Wednesday, January 3, 2001
Here's some food for thought: Each one of us can promote thought by buying food.
For eight years now, a largely unnoticed program has provided some $75,000 to local schools. The money comes from grocery stores that pass along a portion of what some customers pay them.
At Safeway, shoppers use grocery certificates that can be bought at any Steamboat school. The certificates are used like money, and 5 percent of each sale goes to the school the shopper designates. Because of the program, Safeway recently sent a check for more than $2,400 to Steamboat Middle School.
City Market has a similar program using its red value card. Grocery shoppers can take their City Market card to any local school and register it. Then, every time the card is used, a percentage of the sales are earmarked for the school. City
Market bases its percentage on volumes, but store representatives say it comes out to about 5 percent as well.
The grocery money has paid for a variety of
educational programs over the years. At the
elementary schools, for example, they've brought
in songwriters and authors that the regular budget couldn't afford.
This community has again and again proven its commitment to schoolchildren. In November 1998, voters approved a $25 million plan to upgrade Steamboat High and other schools in the RE-2
district. The following November, the electorate OK'd another extension of the half-cent sales tax that helps pay for technology improvements and aids the schools in dealing with growth challenges.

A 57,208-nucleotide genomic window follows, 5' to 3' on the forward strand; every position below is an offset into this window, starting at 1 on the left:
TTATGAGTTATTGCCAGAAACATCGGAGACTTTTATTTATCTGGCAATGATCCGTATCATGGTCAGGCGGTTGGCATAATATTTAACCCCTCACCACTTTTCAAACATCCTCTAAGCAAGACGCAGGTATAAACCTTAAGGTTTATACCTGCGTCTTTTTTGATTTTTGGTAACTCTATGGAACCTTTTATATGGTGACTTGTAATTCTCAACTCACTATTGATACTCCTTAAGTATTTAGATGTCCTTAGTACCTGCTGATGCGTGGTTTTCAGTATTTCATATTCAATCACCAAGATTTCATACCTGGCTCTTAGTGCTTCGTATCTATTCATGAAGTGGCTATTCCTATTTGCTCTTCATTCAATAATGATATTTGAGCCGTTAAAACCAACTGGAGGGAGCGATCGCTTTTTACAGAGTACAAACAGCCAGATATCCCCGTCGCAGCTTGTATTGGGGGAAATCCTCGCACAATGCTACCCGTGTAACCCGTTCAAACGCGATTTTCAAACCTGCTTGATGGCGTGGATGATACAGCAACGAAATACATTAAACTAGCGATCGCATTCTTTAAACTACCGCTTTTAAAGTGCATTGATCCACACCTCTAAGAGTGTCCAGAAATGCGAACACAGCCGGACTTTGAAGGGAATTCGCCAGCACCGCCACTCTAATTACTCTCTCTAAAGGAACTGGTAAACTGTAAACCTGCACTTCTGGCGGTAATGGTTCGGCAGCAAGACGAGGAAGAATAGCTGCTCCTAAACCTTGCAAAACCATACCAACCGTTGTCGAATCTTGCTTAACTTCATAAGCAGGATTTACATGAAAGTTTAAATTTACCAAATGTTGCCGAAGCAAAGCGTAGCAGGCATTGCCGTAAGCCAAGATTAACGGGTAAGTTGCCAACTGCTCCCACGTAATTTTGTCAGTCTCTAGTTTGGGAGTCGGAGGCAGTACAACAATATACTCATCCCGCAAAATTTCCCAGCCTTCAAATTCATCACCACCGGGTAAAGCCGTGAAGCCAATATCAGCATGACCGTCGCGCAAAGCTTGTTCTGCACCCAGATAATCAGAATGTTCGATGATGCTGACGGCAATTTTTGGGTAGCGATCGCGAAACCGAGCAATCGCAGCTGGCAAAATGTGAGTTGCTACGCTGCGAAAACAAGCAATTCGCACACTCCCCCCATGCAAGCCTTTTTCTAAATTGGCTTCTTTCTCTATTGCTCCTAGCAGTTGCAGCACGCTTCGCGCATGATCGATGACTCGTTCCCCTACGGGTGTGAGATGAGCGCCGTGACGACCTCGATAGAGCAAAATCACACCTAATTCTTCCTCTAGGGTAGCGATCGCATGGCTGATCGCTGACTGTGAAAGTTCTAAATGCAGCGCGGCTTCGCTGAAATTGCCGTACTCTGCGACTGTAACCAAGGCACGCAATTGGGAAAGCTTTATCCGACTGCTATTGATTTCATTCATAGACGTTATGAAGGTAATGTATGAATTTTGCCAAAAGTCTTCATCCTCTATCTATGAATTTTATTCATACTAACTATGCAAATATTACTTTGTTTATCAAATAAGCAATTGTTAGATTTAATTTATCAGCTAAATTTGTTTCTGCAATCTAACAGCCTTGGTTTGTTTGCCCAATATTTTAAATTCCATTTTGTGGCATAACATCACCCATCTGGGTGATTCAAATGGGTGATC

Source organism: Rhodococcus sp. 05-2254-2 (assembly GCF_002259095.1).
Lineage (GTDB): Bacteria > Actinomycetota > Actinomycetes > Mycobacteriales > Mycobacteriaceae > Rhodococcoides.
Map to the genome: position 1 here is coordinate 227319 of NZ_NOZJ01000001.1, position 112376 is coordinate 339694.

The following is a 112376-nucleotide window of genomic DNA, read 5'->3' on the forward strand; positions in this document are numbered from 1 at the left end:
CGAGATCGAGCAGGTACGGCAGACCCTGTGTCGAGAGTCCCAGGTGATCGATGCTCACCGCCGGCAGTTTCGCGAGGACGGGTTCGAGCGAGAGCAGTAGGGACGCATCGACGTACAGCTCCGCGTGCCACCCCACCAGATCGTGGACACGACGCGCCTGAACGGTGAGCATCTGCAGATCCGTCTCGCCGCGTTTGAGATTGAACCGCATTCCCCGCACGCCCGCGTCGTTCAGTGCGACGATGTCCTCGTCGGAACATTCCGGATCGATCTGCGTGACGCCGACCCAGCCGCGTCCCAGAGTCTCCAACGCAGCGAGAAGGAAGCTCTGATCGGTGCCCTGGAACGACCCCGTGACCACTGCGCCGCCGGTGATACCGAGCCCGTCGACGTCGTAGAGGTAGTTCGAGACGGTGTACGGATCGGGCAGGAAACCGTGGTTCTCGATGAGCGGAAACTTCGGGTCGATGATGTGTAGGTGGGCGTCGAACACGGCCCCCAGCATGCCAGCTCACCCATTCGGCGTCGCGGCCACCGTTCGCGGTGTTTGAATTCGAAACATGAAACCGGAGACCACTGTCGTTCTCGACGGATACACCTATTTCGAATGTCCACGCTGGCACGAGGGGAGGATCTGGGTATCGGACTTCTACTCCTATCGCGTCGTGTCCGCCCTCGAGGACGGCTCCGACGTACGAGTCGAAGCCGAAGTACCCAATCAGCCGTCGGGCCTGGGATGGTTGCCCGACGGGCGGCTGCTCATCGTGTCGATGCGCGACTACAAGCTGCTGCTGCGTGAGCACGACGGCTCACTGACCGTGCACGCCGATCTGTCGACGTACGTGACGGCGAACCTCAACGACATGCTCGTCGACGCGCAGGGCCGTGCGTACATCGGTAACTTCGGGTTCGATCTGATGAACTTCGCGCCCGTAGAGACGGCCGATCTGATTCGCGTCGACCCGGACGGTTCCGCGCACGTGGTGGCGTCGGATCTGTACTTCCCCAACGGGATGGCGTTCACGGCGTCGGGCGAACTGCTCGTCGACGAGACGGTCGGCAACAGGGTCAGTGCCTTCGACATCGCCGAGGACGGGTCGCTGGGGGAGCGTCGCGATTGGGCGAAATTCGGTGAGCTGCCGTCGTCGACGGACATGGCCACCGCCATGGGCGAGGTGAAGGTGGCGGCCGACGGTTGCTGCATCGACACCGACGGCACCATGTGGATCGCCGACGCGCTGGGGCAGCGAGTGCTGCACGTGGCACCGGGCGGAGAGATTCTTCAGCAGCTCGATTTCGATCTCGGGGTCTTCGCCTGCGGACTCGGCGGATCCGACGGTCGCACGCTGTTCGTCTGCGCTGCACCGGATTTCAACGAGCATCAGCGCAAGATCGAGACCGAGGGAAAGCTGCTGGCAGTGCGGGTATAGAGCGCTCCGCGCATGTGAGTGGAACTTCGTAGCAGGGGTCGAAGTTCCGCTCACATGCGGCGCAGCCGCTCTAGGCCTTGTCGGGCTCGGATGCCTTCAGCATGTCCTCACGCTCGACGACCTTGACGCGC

To be sure, most of the voting residents of Steamboat Springs have decided that digging a little deeper into their pocketbooks to help schools is the right thing to do.
That's why we're sure the grocery program would be an even bigger success if more people took the time to use it.
We've found over the years that one of the ways to get people to do something is to make it easy.
The grocery program does that.
Whether you're a Safeway shopper or a City Market customer, all you have to do is stop by
the school you'd like to help and purchase some grocery certificates or register your value card.
That's pretty easy.
The next step is buying groceries. While that may not be easy to do at 4:30 p.m. during ski season, we all get around to it eventually.
So you'll be buying groceries that benefit
education food for thought.
And in this case, easy does it.